Let's have a round of applause for all of the accomplishments by our divisions this year (pause).
Now that you have been brought up to speed on the key happenings in each area of our university, I want to close our program today with a short story. This is a true story, and provides a valuable lesson on surviving tough economic times.
There was once a little college with about 800 students and 40 faculty and staff. The college had been through a decade of prosperity and growth, including gaining a new name, and expanding from two to four year status.
Then, suddenly, the country was hit with a major recession, and the college was in for some trying times.
To quiet its critics and prove its value during these tough times, the college's board voted to boost the quality of students by requiring graduation in the upper half of a high school class for entry without examination.
The college also cooperated with the governor's request for various budget cuts. This and other efforts were not enough to stave off more drastic action. The increasing needs for expanded direct welfare and relief, induced the governor to cut state funding for the college and its sister institutions by more than 20 percent. Salary increments were omitted, the enrollment of students was reduced and contingent fees were introduced. The new fees further depressed enrollment.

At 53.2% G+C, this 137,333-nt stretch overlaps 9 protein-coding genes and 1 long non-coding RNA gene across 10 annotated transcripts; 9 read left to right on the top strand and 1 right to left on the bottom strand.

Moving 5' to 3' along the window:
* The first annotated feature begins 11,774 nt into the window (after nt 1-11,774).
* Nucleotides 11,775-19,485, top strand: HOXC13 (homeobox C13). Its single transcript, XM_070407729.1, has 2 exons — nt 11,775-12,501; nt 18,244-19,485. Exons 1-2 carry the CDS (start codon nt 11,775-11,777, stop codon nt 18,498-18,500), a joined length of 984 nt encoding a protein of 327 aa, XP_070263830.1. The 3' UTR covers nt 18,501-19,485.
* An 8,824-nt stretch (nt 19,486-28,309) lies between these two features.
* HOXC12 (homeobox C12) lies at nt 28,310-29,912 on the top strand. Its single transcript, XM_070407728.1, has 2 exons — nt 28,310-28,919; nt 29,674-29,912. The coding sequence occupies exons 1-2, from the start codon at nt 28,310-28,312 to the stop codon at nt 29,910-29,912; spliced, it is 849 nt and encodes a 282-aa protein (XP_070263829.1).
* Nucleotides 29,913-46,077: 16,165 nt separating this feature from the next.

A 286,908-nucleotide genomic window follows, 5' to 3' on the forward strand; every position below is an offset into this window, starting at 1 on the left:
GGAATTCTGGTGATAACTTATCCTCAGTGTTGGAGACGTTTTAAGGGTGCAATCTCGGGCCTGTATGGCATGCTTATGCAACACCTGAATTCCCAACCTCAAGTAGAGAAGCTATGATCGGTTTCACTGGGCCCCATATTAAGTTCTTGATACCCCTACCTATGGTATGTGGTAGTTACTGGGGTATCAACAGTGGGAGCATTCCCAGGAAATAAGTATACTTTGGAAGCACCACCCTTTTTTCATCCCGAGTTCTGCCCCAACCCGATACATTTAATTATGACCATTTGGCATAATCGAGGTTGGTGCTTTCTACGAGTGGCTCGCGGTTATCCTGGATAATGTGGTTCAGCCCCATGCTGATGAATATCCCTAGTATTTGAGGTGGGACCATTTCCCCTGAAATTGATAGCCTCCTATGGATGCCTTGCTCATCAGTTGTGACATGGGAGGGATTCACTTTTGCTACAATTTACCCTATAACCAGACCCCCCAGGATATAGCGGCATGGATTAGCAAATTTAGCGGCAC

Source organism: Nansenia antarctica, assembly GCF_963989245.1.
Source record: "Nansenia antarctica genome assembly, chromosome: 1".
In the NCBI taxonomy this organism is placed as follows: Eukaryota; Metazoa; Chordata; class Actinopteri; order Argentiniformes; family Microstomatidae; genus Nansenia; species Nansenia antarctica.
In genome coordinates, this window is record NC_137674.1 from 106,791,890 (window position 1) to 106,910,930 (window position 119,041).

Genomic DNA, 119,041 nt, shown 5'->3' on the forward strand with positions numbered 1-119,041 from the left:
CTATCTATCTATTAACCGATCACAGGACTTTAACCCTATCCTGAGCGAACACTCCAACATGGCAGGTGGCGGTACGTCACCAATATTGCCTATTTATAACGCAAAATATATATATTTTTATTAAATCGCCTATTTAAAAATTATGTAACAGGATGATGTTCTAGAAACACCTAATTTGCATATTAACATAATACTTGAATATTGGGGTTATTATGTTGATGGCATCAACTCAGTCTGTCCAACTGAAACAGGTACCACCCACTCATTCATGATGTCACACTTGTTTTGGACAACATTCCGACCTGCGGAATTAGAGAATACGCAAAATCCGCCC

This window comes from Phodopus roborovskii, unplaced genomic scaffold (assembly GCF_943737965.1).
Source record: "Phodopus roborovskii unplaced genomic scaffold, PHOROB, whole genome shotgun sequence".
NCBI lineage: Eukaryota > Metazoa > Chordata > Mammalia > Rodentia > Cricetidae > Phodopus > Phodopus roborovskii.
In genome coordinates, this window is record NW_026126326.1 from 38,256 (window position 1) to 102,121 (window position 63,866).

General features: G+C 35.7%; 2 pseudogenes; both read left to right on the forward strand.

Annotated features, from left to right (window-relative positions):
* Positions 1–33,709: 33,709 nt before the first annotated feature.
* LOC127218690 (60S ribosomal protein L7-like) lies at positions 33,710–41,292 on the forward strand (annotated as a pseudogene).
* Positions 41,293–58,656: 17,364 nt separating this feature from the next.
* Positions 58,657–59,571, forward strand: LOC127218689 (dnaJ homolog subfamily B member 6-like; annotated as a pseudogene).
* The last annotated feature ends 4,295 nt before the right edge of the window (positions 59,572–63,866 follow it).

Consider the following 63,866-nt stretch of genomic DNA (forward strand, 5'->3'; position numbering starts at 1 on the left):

On the bright side, the campus had a farm that was very prosperous. The "piggery" and the "hennery" enabled the reduced number of students to eat reasonably well.
The fight back would be tough. The farm would discontinue operations and the state threatened to reduce its institutions of higher education, of which this particular college was a part, from 14 to 10.
The college I am referring to: Kutztown State Teachers' College.
The time. The great depression of 1929.
We all know that this story has a happy ending. Amos C. Rothermel, our college president at the time, worked with a dedicated group of faculty, staff, students and council of trustee members to fight through the downturn, and spur our university on to what it has become today.
This story also reminds us of the value of what we offer --- education and opportunity. For 144 years, Kutztown University has weathered many storms, and the demand for our services in 2009 is as strong as ever.
This does not mean we will not have challenges in the year to come --- we certainly will. But if we pull together and concentrate on our mission and goals, I have no doubt that we will continue to achieve great success, and that 80 years from now, our successors will share similar success stories about us.
Thank you for coming this morning and thank you in advance for the outstanding effort, commitment and results in the year ahead. Have a great day and an outstanding year.